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"A literary symphony complete with a cast of likeable, bruised characters"

Monday, December 4, 2017

An urge to leave behind some clue

I turned on my heels and hastened away. Soon I found myself in a wooded area. Worn out by the long, sleepless night I curled over my knees down at the root of a Beech tree. It was smooth to the touch, which brought back a memory of another forrest. I recalled how as a child I had been caught there, scoring the bark with my pocket knife. At the time, I had promised my father never to do that again.
 And yet here I was, all these years later, with an urge to leave behind some clue, some evidence of my being here, just in case this journey would end badly for me. 
I took out my bayonet and with it carved a big heart, into which I wrote, Natasha. One day when I am long gone, she might come here to piece together what happened during my last days. She might find this symbol, this scar that would never heal. 
I could just imagine her standing here in awe. My love for her would continue to grow, higher and higher, along with the trunk.
Above me, beyond the black shapes of branches snaking around each other, a reddish hue began to wash across the sky. At first I thought it was the first hint of sunrise. With great delight I rose to my feet, only to realize my mistake. 
Far from being the subtle light of dawn, there it was, in full glare. 
Fire.



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"Uvi Poznansky raises the stakes in a high stakes story, filled with uncertainty, drama and suspense... This book is a nail biter and one I found hard to put down. For me, this is Uvi Poznansky's best novel to date." 
Richard Weatherly, Author

Sunday, December 3, 2017

The busiest time of the year

Jolie touched her stomach and smiled with sadness. “You never stop missing those who have gone before—but after a time, the memories don’t hurt as much. You can think of them with love.”
Zoe hugged Jolie. “Thank you. Now, on to a happier thought so that I don’t spend the rest of the evening blue—when is your baby due?”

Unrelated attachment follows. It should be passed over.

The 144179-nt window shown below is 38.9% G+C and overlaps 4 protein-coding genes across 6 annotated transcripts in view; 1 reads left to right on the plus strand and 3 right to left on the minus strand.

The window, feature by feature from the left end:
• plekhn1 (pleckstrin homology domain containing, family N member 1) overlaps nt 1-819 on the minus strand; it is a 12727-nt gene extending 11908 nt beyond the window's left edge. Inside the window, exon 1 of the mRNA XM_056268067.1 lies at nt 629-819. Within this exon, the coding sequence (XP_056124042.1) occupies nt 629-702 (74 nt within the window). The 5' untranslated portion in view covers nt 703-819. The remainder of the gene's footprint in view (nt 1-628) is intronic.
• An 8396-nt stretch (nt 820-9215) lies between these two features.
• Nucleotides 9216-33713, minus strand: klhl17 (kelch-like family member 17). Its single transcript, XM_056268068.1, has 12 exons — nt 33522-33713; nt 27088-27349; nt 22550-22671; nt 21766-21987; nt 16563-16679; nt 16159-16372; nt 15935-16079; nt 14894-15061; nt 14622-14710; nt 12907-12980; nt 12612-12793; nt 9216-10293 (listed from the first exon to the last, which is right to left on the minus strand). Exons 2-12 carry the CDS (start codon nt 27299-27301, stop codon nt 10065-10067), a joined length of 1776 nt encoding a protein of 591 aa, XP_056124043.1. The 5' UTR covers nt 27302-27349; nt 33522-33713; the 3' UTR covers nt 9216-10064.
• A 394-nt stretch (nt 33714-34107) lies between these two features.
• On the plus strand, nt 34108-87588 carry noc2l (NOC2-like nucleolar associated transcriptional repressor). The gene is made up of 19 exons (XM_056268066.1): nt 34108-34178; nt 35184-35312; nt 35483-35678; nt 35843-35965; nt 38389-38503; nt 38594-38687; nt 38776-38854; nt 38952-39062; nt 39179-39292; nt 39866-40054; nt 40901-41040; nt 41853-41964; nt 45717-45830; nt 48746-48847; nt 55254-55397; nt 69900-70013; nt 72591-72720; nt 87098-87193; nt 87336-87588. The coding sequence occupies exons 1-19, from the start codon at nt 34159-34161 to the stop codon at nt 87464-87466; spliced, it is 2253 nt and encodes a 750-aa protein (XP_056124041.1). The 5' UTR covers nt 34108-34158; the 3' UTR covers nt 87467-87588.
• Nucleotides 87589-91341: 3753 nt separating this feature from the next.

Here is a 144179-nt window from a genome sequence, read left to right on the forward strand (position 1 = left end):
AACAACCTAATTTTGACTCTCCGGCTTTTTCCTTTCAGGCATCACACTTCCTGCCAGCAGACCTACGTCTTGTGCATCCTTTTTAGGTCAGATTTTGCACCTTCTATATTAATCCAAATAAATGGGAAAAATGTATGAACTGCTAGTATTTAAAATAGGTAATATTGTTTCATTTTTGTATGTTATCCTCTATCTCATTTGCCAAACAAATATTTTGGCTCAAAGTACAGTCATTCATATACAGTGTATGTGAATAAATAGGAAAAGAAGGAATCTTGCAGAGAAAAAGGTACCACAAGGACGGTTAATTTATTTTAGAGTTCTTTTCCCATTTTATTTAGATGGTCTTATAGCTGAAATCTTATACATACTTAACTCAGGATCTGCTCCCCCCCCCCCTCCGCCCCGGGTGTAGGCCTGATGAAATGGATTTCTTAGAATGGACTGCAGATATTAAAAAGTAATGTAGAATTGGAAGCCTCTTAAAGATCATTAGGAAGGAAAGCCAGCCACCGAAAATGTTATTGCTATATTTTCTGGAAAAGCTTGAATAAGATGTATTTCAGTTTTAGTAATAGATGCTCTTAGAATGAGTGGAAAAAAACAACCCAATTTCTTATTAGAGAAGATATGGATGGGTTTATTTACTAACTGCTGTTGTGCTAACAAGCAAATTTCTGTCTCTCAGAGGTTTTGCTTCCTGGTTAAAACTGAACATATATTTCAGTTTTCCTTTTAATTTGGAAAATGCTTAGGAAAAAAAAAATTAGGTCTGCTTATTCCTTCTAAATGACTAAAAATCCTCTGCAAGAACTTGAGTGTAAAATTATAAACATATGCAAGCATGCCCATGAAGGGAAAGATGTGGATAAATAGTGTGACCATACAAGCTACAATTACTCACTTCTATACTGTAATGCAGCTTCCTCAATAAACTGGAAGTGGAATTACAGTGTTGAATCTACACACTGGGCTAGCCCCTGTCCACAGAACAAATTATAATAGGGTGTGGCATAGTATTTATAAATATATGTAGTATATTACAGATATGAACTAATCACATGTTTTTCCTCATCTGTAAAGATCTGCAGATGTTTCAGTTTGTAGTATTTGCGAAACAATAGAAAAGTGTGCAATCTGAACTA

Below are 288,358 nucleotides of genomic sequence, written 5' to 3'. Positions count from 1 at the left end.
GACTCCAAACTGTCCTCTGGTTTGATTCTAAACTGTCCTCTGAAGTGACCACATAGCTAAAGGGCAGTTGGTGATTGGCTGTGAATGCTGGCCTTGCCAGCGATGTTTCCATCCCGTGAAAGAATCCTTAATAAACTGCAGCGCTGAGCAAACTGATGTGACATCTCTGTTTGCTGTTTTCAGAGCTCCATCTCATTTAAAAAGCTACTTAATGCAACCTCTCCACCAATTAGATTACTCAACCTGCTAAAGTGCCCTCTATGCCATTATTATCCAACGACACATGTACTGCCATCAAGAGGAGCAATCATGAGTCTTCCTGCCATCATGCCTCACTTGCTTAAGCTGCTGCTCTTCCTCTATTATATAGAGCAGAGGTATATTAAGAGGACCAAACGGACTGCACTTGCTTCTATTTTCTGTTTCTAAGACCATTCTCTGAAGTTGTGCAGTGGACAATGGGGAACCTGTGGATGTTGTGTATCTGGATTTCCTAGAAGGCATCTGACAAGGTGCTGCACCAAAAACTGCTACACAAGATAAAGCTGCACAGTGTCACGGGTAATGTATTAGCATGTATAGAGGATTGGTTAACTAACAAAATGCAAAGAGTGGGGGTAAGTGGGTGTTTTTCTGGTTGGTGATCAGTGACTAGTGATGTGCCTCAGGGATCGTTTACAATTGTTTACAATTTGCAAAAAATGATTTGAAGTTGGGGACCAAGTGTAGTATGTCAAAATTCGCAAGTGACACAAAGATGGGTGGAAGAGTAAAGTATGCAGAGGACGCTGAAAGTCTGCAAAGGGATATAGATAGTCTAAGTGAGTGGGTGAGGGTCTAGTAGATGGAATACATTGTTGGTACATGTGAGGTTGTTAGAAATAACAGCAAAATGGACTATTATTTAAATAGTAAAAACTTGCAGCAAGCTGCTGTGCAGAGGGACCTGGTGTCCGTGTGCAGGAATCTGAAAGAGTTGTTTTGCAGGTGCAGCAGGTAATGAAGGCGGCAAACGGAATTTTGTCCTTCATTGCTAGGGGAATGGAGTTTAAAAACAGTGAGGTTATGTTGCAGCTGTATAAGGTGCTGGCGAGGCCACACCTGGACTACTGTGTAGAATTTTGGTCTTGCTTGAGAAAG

“Just in time for the holiday!” Jolie laughed. “The busiest time of the year.”
“Christmas Day,” Heath said in droll tones as he came back up on the main deck. Brayden was right behind him, grinning wide. “And Jolie won’t let me name her Santa.”
“Noelle is nice,” Jolie countered. “And you don’t like that either.”
“Merry?” Brayden suggested.
“Boring!” Zoe and Jolie said in unison.
“There is a lot of pressure involved in naming a kid,” Heath said. “More so than a boat. Come on, sit down.” He handed Brayden a beer, took one for himself and gestured to the wines. “Zoe? What can I get for you?”
“Pinot Grigio is fine.”
 “This way we can talk comfortably,” Heath said. He handed her a glass.
“And he likes to talk.” Jolie touched Heath’s arm with affection. “He used to be the quiet, brooding type.”
“Maybe it runs in the family?” Zoe asked.
“I don’t brood.” Brayden had the nerve to look offended.
“But you are definitely quiet.” She dared him to argue with that.
“Time out, kids,” Heath said, laughing. “When are you off leave Brayden?”
Zoe sipped her wine, waiting to see what Brayden would say.

Excerpt from Returning Home by the Sea by Traci Hall
Included in Love in Times of War


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I can't imagine a better lyrical accompaniment for her tales

Ken Stark is an author of post-epocalyptic and horror books. He was born in Saskatchewan, but has called Vancouver home for most of his life. He was raised on a steady diet of science fiction and disaster movies, so it seems right that his first published book series be about the zombie apocalypse. In his spare time, Ken tries to paint like Bob Ross and play poker like Doyle Brunson, but results suggest that he might have got it all backwards. I am thrilled to find his review of the audiobook edition of my horror book, Twisted:

on November 18, 2017
Uvi Poznansky's talent as an author cannot be understated, and I can't imagine a better lyrical accompaniment for her tales than Heather Jane Hogan. I've listened to this book a half-dozen times, and it always feels as though I'm listening to a discussion on the dark depths of the human condition in front of a roaring fire on a cold winter's day, warm cup of tea in hand

Saturday, December 2, 2017

The lion and the puddle

Here are just a few of the pics I took of this gorgeous lion, during  our safari tour in South Africa.

Our local guide, who is sitting on an extension out at the front of the jeep, spotted him in the distance. It’s very hard to spot the animals, because their coloring is so much like the vegetation of the savanna, but at this time of the year there are no leaves, so it is easier to spot in the dry season than in the rainy season. The lion came out from behind the branches and bushes, and we followed him on his way to a small puddle. By his limping, we knew he was wounded. He found his way to a small puddle, where he started lapping the little water he could find.